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3 PAGE (SINGLE SPACED & 12 TIMES NEW ROMAN FONT) CASE ANALYSIS REPORT OF THE FOLLOWING CASE. Price offered for services 20$

Course:- SUPPLY CHAIN MANGEMENT

 

 

Designing the Distribution network for Michael‘s hardware. 

Designing the Distribution network for Michael‘s hardware.

 

Ellen Lin . Vice president of supply chain at micheal’s hardware  was looking at the financial result from the past quarter and thought  the company could significantly  improve its distribution  cost , especially given the recent expansion into Arizonal .Tranportation  cost had been very high and Ellen believed that moving away from LTL

shipping to Arizona would help lower transportation costs without significantly raising inventories. Michael’s had 32 stores each in Illinois and Arizona and sourced its products from eight suppliers located in the Midwest. The company began in Illinois and its stores in the state enjoyed strong sales. Each Illinois store sold on average 50,000 units a year of product from each supplier (for annual sales of 400,000 units per store). The

Arizona operation was started about five years ago and still had plenty of room to grow. Each Arizona store sold 10,000 units a year from each supplier (for annual sales of 80,000 units per store). Given large sales at its Illinois stores, Michael’s followed a direct ship model and shipped small truckloads (with a capacity of 10,000 units) from each supplier to each of its Illinois stores.Each small truck  cost $450 per delivery  from a supplier  to Illinois store  and could cary up to  10,000 units . In Arizona , however the country wanted to keep inventories low and used  LTL shipping  that required a minimum shipment of only 500 unit  per store  but cost $0.50 per unit . Holding costs for micheal’s were $1 per unit per year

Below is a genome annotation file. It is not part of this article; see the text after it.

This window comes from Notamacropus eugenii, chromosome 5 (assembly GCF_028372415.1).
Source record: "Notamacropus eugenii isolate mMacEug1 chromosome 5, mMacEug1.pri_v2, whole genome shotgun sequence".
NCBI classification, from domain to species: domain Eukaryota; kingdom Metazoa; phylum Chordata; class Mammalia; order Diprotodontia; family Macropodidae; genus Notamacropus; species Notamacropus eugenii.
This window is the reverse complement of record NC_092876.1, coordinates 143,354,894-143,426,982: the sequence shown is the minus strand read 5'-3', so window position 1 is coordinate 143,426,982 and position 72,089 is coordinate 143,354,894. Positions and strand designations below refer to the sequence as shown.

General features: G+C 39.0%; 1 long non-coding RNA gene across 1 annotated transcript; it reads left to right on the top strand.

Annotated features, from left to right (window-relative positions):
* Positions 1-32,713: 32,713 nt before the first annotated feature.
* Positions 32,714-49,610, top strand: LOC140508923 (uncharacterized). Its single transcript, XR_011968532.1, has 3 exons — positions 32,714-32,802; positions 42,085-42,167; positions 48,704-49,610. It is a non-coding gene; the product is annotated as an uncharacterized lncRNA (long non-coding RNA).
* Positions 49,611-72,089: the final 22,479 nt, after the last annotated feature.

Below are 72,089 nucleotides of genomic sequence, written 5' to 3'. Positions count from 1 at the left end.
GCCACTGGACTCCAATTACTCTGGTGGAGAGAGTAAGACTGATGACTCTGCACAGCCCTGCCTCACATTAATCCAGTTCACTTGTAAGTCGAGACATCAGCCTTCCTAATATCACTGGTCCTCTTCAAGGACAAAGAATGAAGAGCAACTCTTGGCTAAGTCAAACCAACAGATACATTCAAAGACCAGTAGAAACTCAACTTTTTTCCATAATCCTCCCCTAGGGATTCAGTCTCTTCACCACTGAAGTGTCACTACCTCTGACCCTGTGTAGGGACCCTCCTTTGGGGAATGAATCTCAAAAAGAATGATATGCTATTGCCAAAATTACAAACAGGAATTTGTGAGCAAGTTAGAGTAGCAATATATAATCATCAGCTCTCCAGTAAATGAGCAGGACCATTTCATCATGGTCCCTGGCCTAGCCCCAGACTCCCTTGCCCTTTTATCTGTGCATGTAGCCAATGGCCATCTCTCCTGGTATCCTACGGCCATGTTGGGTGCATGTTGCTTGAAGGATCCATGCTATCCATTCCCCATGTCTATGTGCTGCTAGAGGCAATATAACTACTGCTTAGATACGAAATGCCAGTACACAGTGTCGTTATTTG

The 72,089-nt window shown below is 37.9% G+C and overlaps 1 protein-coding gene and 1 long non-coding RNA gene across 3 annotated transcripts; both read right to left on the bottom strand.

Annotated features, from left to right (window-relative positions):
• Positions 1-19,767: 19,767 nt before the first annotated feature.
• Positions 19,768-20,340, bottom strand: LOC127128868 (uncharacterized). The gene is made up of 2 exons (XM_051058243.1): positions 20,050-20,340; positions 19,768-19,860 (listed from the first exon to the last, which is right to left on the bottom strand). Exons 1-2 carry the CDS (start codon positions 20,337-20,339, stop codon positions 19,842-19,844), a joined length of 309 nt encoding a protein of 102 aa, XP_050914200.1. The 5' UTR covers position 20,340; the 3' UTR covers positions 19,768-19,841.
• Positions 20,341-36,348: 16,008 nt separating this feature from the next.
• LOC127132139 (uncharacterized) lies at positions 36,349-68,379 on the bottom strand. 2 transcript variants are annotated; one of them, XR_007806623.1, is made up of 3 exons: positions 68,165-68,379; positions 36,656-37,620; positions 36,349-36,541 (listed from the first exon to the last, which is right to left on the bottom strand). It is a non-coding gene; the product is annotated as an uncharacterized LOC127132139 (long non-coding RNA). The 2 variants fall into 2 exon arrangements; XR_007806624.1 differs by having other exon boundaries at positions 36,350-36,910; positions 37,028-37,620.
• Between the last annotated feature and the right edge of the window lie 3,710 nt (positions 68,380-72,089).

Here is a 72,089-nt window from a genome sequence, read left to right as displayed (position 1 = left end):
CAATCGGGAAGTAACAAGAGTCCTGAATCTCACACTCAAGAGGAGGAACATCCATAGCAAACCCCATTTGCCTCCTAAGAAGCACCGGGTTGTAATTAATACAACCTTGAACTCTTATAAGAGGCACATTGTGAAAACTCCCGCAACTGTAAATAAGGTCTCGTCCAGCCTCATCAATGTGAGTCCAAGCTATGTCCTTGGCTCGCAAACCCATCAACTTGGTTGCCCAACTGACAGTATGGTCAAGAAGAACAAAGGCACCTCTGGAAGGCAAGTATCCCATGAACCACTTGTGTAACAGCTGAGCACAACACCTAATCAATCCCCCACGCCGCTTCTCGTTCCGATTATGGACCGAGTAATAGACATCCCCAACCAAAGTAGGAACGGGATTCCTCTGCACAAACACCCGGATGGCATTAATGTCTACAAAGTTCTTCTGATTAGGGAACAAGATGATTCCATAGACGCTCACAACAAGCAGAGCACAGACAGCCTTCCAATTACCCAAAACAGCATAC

Ellen asked her staff to propose different distribution alternatives for both Illinois and Arizona .

 

 

 

Distribution Alternatives for Illinois

Ellen staffs propose two alternative distribution strategies for the store in Illinois.

  1. Use direct shipping with even larger trucks that had a capacity of 40,000 units. These trucks charged only $1,150 per delivery to an Illinois store. Using large trucks would lower transportation cost but increase inventories because of the larger batch sizes.
  2. Run milk runs from each supplier to multiple stores in Illinois to lower inventory cost even if the cost of transportation increased. Large trucks (capacity of 40,000 units) would charge $1,000 per shipment and a charge $400 per shipment and a charge of $50 per delivery.

 

Distribution Alternatives for Arizona

Ellen’s staff had three alternatives for the stores in Arizona;

1.      Use direct shipping with small trucks (capacity of 10,000 units) as was currently being done in illinois > Each smaill truck charged $2,050 for a  shipment of up to 10,000 unit  from a supplier to a store in Arizona . This was a significiantly lower transportation cost than was currently being chaged by  the LTL carrier . This alternative , however  would increase inventory costs in Arizona given the larger batch sizes.

2.      Run milk runs using small trucks (capacity of 10,000 units) from each supplier to multiple stores in Arizona. The small truck carrier charged  $2,000 per shipment and $50 per delivery. Thus, a milk run from a supplier to four stores would cost $2,200. Milk runs would incur higher transportation costs than direct shipping but would keep inventory  costs lower.

3.      Use a third – party cross –docking  facility in Arizona  that charged $0.10 per unit  for this cross –docking service . This would allow all supplier to ship product ( destined for all 32 Arizona store ) using a large truck to the cross- dock facility ,where it would be cross docked and sent  to stores in smaller trucks ( each smaller truck  would now  contain  product  from all eight suppliers). Large truck s ( capacity of 40,000 units) charged  $4,150from each supplier  to the cross – dock facility . Small trucks ( capacity of 10,000 units) charged $250 from the cross-dock facility to each retain store in Arizona.

Ellen wondered how best to structure the distribution network and whether the saving would be worth the effort. If she used milk runs in either region ,she also had to decide on how many store to include in each milk run .